And yet the popular misconception has seemingly always persisted that God will not surely judge sinners.  Rob Bell (in his book, Love Wins) is certainly no innovator in that regard.  In fact, the idea that God will not judge sinners is practically the original lie of Satan himself.  In Genesis 3:1 the serpent questioned the Word of God (specifically the commandment against eating the forbidden fruit, which certainly also implied the punishment threatened for transgressing that commandment – death), and then in v.4 flatly denied the just judgment of God, saying, “You will not surely die.”

That lie has been repeated in one form or another again and again throughout history, with deadly results.

J.I. Packer writes,

“People who do not actually read the Bible confidently assure us that when we move from the Old Testament to the New, the theme of divine judgment fades into the background. But if we examine the New Testament, even in the most cursory way, we find at once that the Old Testament emphasis on God’s action as Judge, far from being reduced, is actually intensified.” (Knowing God, p.140)

God does not change (Numbers 23:19; Malachi 3:6; Hebrews 13:8).  The idea that God is somehow different now than He was during the Old Testament is simply untrue.  The idea that the God of the Old Testament was the harsh God of wrath and judgment, while the God of the New Testament is the nice God of love is simply untrue.  God was gracious in the Old Testament, and God is still the righteous Judge of all the earth in the New Testament.

The gospel comes to us and says not “You will not surely die” (Genesis 3:4), but rather that Jesus has died in the place of sinners.  The good news is not that the judgment of God has somehow been done away with or abrogated, but that it has been propitiated – God’s wrath has been poured out upon Jesus Christ on the Cross!  A sinless substitute has been fully punished for our sins in our place!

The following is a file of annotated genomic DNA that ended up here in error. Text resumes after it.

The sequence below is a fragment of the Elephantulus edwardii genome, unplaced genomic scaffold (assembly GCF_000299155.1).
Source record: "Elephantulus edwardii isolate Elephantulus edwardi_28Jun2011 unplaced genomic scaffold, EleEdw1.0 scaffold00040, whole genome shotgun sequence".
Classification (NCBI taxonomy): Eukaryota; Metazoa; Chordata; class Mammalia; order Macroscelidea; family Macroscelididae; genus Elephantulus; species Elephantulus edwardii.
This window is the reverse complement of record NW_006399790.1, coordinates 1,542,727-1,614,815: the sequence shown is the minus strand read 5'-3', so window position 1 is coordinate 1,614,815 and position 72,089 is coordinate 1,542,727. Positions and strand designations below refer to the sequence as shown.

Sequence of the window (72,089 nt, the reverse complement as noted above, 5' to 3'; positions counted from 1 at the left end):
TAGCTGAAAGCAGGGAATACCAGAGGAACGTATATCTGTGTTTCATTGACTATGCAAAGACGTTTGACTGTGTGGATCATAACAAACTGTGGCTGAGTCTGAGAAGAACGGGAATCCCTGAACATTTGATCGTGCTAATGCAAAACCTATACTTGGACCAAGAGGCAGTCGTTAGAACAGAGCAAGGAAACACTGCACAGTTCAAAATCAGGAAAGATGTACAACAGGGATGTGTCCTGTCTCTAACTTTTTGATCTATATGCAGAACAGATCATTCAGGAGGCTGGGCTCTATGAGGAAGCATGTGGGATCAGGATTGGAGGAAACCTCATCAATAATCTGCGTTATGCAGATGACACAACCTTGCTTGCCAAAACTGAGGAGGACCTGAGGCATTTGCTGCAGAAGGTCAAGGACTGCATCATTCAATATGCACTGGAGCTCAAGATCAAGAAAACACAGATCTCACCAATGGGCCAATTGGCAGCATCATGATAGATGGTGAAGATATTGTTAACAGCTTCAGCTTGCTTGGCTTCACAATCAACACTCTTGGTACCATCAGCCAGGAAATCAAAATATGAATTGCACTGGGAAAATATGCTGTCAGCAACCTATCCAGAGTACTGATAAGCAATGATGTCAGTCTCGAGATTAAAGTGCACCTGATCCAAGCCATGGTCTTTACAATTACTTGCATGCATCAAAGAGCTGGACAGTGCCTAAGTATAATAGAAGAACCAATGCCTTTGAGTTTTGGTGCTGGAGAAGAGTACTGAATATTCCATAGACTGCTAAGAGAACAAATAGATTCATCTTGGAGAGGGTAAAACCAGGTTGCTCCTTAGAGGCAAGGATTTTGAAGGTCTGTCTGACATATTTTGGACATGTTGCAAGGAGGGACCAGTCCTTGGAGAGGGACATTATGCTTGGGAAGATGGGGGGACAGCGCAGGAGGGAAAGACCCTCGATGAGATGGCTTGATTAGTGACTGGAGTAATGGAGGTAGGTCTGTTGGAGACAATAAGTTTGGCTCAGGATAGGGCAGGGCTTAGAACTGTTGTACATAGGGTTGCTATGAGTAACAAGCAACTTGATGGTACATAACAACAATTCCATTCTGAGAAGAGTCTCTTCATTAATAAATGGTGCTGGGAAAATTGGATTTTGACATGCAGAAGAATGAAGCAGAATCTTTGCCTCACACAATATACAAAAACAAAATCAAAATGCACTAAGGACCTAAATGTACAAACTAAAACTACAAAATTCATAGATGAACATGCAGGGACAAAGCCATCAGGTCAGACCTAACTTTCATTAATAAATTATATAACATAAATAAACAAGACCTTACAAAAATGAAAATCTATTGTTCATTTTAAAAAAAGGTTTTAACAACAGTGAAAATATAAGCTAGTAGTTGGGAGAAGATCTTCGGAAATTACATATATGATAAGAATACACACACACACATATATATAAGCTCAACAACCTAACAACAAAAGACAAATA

We are not only saved from judgment, but saved through (or by) judgment – through the Son of God Himself (the Judge!) taking the punishment for our sins!  So if you are a believer in Jesus Christ, you no longer need to fear the final judgment, for the Judge of the living and the dead is the One who died for your salvation!  As Paul writes in Romans 8:31-34,

What then shall we say to these things? If God is for us, who can be against us? He who did not spare his own Son but gave him up for us all, how will he not also with him graciously give us all things? Who shall bring any charge against God’s elect? It is God who justifies. Who is to condemn? Christ Jesus is the one who died—more than that, who was raised—who is at the right hand of God, who indeed is interceding for us.

Who shall bring a charge against God’s elect when the Judge Himself is the One who died for our sins and was raised from the dead, and is also the One who ever lives to intercede for His people at the right hand of God the Father!